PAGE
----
After the 2008 financial crisis, lack of transparency was identified by the regulator as a root cause for risk building up in the derivatives market. In March 2012, the European Parliament adopted the European Market Infrastructure Regulation (EMIR – Regulation (EU) No 648/2012) with the aim of (i) increasing transparency in over-the-counter (OTC) derivatives markets, (ii) mitigating credit risk, and (iii) reducing operational risk. It is based on three principles:

  • the clearing of OTC derivatives through central counterparties (CCPs);
  • the application of margin requirements for contracts not cleared by a CCP; and
  • the reporting of all derivative transactions to trade repositories (TR).

Since February 2014, financial and non-financial counterparties (FC/NFC) as well as CCPs have had to ensure that every settlement, change and termination of a derivatives contract – regardless of whether it is OTC or exchanged-traded (ETD) – is reported to a TR by the end of the following business day.  This detailed information must be made available to supervisory authorities and, in addition, the TRs, which are overseen and must be accredited by the European Securities Market Authority (ESMA), must publish aggregated data for both OTC and listed derivatives.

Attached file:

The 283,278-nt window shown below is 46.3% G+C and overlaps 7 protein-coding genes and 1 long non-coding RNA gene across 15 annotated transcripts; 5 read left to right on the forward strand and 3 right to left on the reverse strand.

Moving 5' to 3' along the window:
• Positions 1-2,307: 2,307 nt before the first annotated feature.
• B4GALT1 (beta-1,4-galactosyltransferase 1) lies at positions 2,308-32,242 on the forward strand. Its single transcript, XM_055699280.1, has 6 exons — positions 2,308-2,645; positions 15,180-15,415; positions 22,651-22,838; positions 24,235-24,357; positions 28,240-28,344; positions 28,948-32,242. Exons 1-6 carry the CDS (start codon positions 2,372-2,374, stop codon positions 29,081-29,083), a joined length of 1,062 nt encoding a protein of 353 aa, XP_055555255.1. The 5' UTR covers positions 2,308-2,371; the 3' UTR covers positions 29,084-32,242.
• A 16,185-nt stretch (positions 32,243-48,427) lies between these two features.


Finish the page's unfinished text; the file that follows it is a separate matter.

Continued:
In May 2015, the European Commission (EC) released a public consultation paper regarding EMIR (“EMIR II“). ESMA´s Final Report (2015/1645) was published on 13 November 2015 and submitted to the Commission for approval. On 21 January 2017, the European Union published the revised implementing technical standards (ITS) ((EU) No 1247/2012) and regulatory technical standards (RTS) ((EU) No 148/2013) for Art. 9 (reporting requirements) EMIR in the Official Journal of the European Union. These amendments came into force on 10 February 2017 and became applicable on 1 November 2017.

Following a further extensive evaluation by the EC, a set of revisions to EMIR were proposed in May 2017 and again in June 2017, which introduce simpler and more proportionate rules for OTC derivatives, enhance the supervision of third-country CCPs and make the supervision of EU CCPs more coherent.

With ABACUS/Transactions, BearingPoint provides a new platform especially designed for transaction-based regulatory reporting. The TR2 module supports the new EMIR amendments for the DTCC and RegisTR trade repositories.

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